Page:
A few years ago, I was living alone and hadn’t made plans to visit my family on the east coast for Thanksgiving. I decided to invite a group of friends over and try my hand at cooking a turkey for the first time. I ended up with seven or eight people sitting elbow to elbow at my small table. Some of my guests were meeting for the first time and they quickly got to know one another over the feast. I still made everyone go around the table to say what we were thankful for (just like my family does every year). Everybody brought a side dish, which ranged from traditional cranberry sauce to Greek avgolemono soup. Every other year, I’ve found myself around a family table. While every Thanksgiving is fun (it’s one of my favorite holidays), this one stands out in my mind because it was the least traditional — both in terms of the food and the gathering itself.
On the show we cast the typical bird and stuffing aside for stories of sauerkraut and soba noodles, octopus and gluten steaks. We talked to a student who cooked for more than 100 people in the dorms at Reed college, and a family who has an annual pre-Thanksgiving feast.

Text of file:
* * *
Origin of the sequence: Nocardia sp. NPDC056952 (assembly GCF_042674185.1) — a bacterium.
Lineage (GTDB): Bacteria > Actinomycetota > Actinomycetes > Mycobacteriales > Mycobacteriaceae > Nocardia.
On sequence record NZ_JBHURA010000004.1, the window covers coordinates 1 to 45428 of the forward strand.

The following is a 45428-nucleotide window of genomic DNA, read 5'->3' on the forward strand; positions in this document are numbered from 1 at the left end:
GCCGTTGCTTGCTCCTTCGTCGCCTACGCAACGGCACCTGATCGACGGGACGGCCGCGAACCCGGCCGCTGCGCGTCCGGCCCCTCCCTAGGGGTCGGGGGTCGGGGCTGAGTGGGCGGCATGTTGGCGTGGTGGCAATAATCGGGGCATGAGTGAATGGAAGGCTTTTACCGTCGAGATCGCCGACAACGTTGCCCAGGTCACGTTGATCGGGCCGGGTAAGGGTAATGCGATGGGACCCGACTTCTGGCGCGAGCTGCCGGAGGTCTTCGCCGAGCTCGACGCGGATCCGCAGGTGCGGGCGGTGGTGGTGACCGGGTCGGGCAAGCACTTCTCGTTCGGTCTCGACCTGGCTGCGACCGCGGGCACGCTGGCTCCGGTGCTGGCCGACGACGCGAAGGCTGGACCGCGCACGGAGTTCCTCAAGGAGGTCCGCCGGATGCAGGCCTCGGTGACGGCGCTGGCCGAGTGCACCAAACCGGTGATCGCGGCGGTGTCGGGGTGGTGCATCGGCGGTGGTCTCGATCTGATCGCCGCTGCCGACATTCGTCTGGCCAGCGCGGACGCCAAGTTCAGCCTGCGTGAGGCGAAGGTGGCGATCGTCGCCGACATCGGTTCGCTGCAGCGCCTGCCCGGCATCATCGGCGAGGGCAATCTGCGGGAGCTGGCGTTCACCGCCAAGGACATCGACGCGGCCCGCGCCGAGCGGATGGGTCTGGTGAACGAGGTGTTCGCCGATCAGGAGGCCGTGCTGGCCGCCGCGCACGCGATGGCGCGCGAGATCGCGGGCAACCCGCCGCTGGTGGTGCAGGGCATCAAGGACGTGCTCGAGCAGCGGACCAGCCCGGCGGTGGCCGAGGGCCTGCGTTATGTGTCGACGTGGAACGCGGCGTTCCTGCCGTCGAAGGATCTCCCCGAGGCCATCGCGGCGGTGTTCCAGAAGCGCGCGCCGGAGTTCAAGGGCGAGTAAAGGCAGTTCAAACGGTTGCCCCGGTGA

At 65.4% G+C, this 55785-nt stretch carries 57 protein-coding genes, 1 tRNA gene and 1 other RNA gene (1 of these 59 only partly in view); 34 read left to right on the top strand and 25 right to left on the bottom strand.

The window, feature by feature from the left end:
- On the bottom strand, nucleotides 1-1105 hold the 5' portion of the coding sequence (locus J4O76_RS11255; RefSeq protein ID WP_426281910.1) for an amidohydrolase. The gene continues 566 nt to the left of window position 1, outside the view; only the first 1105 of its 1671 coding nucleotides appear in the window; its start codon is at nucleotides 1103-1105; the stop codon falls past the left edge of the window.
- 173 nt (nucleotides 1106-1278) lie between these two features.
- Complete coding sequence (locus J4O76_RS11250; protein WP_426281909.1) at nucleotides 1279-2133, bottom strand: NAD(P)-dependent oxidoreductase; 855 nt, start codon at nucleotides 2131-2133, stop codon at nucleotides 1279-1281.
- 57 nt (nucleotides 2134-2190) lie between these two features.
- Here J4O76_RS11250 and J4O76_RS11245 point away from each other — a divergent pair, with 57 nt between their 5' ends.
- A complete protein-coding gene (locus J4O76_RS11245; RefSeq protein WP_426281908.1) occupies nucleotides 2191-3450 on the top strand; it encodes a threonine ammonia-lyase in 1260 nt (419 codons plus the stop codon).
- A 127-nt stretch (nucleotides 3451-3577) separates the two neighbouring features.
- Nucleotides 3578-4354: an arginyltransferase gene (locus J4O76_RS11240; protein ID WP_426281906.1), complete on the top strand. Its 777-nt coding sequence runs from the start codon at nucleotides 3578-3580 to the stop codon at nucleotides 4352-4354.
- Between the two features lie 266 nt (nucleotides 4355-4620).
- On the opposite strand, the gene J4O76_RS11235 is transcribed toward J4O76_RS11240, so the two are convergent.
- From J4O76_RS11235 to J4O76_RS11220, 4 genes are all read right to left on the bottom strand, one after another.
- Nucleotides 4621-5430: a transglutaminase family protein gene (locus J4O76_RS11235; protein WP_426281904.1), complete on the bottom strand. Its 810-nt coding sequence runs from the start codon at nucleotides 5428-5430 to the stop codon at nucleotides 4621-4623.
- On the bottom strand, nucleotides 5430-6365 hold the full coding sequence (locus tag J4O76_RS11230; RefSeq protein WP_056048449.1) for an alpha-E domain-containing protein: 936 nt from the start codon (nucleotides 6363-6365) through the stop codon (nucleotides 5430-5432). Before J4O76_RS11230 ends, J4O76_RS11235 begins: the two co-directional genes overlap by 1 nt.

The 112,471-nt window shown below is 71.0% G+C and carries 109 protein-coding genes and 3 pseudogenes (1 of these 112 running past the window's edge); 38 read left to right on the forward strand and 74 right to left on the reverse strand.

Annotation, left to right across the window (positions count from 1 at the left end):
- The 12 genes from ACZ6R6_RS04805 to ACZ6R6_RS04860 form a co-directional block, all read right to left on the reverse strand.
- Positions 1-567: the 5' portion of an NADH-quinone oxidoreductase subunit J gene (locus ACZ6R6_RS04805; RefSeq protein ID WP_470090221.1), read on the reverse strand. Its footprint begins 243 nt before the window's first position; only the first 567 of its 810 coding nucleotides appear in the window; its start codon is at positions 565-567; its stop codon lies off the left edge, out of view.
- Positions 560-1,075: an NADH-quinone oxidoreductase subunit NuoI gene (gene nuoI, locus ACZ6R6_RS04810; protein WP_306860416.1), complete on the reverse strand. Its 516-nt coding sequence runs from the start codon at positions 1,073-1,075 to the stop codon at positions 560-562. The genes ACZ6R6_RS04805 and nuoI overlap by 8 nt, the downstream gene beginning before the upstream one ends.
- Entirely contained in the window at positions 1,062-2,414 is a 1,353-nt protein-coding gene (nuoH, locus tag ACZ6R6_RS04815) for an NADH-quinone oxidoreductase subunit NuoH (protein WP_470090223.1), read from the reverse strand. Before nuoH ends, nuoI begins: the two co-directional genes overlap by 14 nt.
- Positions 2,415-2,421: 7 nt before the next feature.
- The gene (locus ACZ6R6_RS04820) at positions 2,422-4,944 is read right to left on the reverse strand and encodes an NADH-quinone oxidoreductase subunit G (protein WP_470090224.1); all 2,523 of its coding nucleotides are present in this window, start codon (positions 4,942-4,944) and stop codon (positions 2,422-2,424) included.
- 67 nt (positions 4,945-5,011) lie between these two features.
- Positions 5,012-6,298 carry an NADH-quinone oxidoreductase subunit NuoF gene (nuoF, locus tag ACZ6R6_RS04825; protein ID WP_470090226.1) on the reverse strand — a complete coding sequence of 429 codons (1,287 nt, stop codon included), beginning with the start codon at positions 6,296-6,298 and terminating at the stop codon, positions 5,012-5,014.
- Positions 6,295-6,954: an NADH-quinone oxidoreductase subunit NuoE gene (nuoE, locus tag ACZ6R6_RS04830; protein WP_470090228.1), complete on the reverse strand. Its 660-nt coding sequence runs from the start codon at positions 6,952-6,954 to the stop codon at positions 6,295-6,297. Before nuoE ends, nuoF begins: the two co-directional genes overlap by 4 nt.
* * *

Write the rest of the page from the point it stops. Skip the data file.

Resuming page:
What do you do to celebrate Thanksgiving? Do your holiday traditions veer from the typical to the extraordinary?
- Britta Diettrich: General manager of Northwest Portland International Hostel, where she hosts Thanksgiving every year
- Leslie Veenstra: Teacher and translator, celebrated Thanksgiving in The Netherlands for six years
- Daryl Meekins: Ergonimics design engineer at Hewlett Packard, raises his own Thanksgiving turkeys
- Ivy Manning: Food writer and author of The Adaptable Feast and The Farm to Table Cookbook
- Amy Lindgren: Optician, hosts Thanksgiving for her friends every year
- Austin Campbell: Biology major and Student Body Vice President at Reed College, head cook and organizer for “Sub Free” Thanksgiving